13 November 1998
Monsanto lawyers chase GM seed ‘pirates’
By Jonathan Riley
US-BASED chemical giant Monsanto is “vigorously pursuing” 475 cases where farmers are suspected of saving genetically modified (GM) seed for future planting.
The company is attempting to fine those who contravene the contracts growers sign which prevent them home-saving seed for future use.
It has hired full-time investigators to follow up a further 1800 tip-offs of what it calls “seed piracy” and royalty infringements.
Monsantos action to date include a $35,000 (£21,000) fine of a St Louis farmer who admitted replanting and trading GM seeds.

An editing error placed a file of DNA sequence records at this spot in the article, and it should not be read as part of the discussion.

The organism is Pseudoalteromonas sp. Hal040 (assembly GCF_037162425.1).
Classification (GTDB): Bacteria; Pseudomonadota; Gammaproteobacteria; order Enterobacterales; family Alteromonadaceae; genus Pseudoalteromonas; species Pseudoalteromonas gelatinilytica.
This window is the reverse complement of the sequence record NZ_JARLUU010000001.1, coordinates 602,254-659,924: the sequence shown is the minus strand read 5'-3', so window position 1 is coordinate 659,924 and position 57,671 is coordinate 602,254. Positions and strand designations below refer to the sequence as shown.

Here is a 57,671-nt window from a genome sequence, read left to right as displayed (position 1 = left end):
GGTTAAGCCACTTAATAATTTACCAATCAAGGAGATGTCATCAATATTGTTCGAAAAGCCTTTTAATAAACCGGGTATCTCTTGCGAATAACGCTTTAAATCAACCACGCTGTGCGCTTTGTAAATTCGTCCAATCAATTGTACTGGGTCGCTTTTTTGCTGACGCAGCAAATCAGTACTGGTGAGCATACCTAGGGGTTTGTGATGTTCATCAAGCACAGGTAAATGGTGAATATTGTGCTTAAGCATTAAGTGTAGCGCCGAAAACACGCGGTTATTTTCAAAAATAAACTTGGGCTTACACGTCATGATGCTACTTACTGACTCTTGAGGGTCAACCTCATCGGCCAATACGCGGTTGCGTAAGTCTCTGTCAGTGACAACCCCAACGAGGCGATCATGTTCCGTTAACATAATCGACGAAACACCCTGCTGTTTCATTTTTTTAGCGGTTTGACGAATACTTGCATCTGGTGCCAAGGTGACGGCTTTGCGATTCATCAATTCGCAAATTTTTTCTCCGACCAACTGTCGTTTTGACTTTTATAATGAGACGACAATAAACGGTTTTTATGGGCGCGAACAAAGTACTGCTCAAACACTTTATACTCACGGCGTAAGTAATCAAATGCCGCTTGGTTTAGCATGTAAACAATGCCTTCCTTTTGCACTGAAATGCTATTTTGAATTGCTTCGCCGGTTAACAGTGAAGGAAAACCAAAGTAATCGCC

As part of his punishment, farmer David Chaney will have to destroy his current soyabean crop and submit all farm records to Monsanto for five years.
Mr Chaney and the growers he traded with will also have to allow Monsanto full access to all their land and property for the next five years.
Other awards in favour of the company include a number of fines and royalty payments of between $10,000 (£6000) and $25,000 (£15,000).
Monsantos intellectual property protection manager Scott Baucum said that when farmers contravened contracts it acted as a disincentive for further investment in new technology by the chemical companies.
That, he added, meant that the pirates actions caused everyone to lose out.